A handful of the large wirehouse firms and online brokers have made a stab at YouTube, but what they’re producing ends up looking like either a fake newscast or an infomercial. They literally have their analysts or executives sitting at news desks, as though it’s a real television show and they are anchors. This is what’s referred to as a skeuomorph – like when the desktop icon on a computer for storage is a picture of a filing cabinet, or someone puts a rotary dial screen on their iPhone. There’s not a lot of creativity or authenticity, so it’s men in suits and women in pearls reading teleprompter remarks to each other awkwardly for 30 minutes, followed by 2 or 3 viewer comments posted below, usually advertising protein shakes.

We never had any doubt that we could leapfrog everyone and do video well – it was obvious that most people were doing it wrong. We just hadn’t figured out how to do it right yet.

When my consultant got offered a full-time technology job, I knew it was time to make a real investment and take our efforts to the next level. I interviewed 25 candidates, more than half of them in person, after going through the online portfolios of over a hundred applicants for the role of in-house video producer at Ritholtz Wealth Management. I didn’t know where to begin. There weren’t any other firms in the industry who I could ask about hiring internal A/V production folks, because we’re basically inventing this whole thing as we go.

The video production people who came in were all over the map. It’s not like hiring an accountant, where all the applicants basically have the same set of skills and knowledge base. Video people come in having done millions of things – from shooting commercials to filming weddings to making TV shows and movies to cutting corporate video brochures and product guides. And since none of them have ever worked at a financial services firm, and very few financial services firms have ever hired anyone like them, it was a bit of a learning curve for us to even conduct the interviews themselves.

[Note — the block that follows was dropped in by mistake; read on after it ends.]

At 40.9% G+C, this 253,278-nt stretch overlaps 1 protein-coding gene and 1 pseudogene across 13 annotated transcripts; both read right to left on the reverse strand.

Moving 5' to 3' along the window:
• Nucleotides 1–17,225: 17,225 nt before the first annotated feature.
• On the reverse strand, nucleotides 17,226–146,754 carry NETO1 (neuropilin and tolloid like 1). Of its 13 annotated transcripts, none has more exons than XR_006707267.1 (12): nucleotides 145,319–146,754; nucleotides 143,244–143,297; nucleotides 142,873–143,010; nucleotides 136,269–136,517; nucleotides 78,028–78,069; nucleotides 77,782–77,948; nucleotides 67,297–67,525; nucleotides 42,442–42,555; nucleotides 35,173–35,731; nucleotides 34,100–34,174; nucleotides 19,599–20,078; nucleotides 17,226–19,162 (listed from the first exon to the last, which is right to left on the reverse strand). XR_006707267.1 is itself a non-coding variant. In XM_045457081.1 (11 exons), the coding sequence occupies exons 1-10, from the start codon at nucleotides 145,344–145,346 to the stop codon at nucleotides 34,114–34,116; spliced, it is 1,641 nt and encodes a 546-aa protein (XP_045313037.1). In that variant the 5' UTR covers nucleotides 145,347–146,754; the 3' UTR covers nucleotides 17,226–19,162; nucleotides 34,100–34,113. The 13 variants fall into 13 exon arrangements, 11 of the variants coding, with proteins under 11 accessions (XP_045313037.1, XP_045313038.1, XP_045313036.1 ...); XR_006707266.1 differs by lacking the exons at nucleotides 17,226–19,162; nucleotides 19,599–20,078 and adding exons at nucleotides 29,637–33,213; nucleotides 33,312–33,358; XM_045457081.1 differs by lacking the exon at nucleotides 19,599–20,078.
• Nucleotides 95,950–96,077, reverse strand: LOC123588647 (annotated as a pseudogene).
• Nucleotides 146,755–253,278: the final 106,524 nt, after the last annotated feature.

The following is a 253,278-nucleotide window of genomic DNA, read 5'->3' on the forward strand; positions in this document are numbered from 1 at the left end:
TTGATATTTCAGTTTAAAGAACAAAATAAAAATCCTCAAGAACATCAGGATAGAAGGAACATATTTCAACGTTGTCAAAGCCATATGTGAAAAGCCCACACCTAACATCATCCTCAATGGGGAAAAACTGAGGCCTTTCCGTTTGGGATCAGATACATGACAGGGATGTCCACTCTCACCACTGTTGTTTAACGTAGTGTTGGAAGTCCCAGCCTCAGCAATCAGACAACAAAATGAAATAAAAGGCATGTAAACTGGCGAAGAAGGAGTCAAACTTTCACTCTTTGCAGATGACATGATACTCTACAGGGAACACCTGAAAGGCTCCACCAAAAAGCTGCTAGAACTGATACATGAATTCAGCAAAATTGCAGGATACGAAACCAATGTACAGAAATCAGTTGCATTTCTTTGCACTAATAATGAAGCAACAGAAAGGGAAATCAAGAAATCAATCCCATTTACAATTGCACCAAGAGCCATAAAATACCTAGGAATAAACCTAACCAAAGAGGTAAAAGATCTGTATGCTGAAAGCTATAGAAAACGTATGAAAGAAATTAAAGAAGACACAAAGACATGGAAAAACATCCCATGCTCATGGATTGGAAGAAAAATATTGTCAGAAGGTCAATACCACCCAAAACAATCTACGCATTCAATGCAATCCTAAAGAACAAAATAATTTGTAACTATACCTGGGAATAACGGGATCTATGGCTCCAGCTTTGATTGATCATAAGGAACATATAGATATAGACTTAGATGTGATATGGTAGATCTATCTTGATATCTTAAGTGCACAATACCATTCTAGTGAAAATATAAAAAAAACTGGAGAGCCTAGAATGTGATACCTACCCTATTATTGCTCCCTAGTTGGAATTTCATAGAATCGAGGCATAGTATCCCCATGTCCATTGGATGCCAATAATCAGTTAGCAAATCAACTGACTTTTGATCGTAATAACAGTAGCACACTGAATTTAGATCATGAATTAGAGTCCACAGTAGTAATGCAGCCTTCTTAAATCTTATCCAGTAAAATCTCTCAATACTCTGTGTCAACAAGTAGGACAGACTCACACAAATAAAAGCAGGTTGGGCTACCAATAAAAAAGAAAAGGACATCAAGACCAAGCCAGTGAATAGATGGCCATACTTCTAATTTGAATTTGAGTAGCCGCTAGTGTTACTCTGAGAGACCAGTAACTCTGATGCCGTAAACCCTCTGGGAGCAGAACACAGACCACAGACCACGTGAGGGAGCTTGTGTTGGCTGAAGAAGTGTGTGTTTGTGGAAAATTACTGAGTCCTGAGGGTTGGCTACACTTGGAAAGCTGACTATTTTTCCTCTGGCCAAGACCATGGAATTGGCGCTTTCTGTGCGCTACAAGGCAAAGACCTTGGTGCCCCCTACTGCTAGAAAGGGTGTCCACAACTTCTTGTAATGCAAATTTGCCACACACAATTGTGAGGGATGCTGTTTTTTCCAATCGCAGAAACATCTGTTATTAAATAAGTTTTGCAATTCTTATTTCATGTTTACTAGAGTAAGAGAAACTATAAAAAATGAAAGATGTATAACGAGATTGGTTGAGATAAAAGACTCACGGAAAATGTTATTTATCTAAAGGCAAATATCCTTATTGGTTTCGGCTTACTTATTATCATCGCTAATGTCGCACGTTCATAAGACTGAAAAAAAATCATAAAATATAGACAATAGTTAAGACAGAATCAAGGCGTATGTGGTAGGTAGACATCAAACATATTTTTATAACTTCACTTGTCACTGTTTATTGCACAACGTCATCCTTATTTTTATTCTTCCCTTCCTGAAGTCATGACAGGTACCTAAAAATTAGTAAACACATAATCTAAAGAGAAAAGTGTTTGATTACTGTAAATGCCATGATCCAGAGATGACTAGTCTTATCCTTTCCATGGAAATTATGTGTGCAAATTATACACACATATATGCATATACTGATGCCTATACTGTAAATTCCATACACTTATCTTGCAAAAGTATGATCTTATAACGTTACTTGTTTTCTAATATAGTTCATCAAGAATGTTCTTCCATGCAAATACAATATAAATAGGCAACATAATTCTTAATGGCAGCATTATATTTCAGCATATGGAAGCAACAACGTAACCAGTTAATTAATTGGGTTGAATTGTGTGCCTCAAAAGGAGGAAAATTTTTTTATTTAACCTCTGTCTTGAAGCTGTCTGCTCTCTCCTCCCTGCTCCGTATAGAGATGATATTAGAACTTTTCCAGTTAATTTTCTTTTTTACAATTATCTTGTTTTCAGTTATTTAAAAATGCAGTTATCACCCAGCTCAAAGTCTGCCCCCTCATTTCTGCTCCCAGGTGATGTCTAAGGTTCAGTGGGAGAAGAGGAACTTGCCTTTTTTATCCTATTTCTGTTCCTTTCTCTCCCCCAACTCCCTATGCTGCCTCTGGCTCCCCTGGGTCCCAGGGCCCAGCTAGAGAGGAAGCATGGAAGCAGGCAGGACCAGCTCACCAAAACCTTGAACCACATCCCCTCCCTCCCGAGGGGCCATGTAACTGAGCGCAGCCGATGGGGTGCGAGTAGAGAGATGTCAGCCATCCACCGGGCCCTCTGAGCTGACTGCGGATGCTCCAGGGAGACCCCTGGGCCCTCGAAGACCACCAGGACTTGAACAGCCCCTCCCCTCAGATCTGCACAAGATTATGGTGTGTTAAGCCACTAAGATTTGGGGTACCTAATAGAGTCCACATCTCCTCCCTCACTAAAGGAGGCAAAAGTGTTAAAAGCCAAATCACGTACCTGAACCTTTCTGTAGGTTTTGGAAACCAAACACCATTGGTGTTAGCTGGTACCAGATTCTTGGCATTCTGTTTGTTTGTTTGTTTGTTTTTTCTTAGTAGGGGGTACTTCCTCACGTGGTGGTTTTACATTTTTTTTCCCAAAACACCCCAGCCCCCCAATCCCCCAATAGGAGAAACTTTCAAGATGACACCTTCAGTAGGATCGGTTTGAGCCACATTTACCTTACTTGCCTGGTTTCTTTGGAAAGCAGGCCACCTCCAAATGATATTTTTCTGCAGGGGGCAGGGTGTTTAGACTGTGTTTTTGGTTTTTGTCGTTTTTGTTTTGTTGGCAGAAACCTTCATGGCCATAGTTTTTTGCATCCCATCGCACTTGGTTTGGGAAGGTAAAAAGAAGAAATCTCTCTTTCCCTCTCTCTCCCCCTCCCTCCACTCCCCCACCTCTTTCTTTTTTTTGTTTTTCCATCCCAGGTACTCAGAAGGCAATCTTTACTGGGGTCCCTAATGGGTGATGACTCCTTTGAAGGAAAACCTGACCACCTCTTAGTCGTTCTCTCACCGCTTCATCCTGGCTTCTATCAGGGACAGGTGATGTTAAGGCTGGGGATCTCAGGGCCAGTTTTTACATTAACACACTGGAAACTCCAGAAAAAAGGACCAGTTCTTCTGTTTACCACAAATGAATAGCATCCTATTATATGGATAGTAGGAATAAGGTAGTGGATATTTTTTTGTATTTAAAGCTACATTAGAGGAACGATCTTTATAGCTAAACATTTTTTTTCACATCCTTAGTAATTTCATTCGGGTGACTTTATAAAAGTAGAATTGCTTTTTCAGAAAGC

But when we met Duncan Hill, he had set himself apart from the crowd. Duncan was teaching film at a college in Virginia and hadn’t done anything quite like what we were going to attempt. But he was the only applicant who was familiar with us prior to seeing the job posting. Duncan was a fan of the content itself. He knew exactly what was needed for our channel to be successful and was ready to move himself up to New York City in order to do it. That combination of expertise, drive, awareness of our brand and risk-taking made him a perfect fit for us. Duncan came in and every single metric we track exploded as a result of his talent and dedication.

Everything got a quality upgrade – the lighting, the microphones, the recorders, the screen resolution, the edits, the graphics, the music, the frames, the titles – Duncan methodically went through every aspect of our video product and took it several levels above where it started. This is the benefit of having someone full-time, in-house and embedded with the gang, as opposed to a consultant or an outside production company. The videos are Duncan’s biggest contribution to the success of the firm and he works on shaping them and improving them all day long.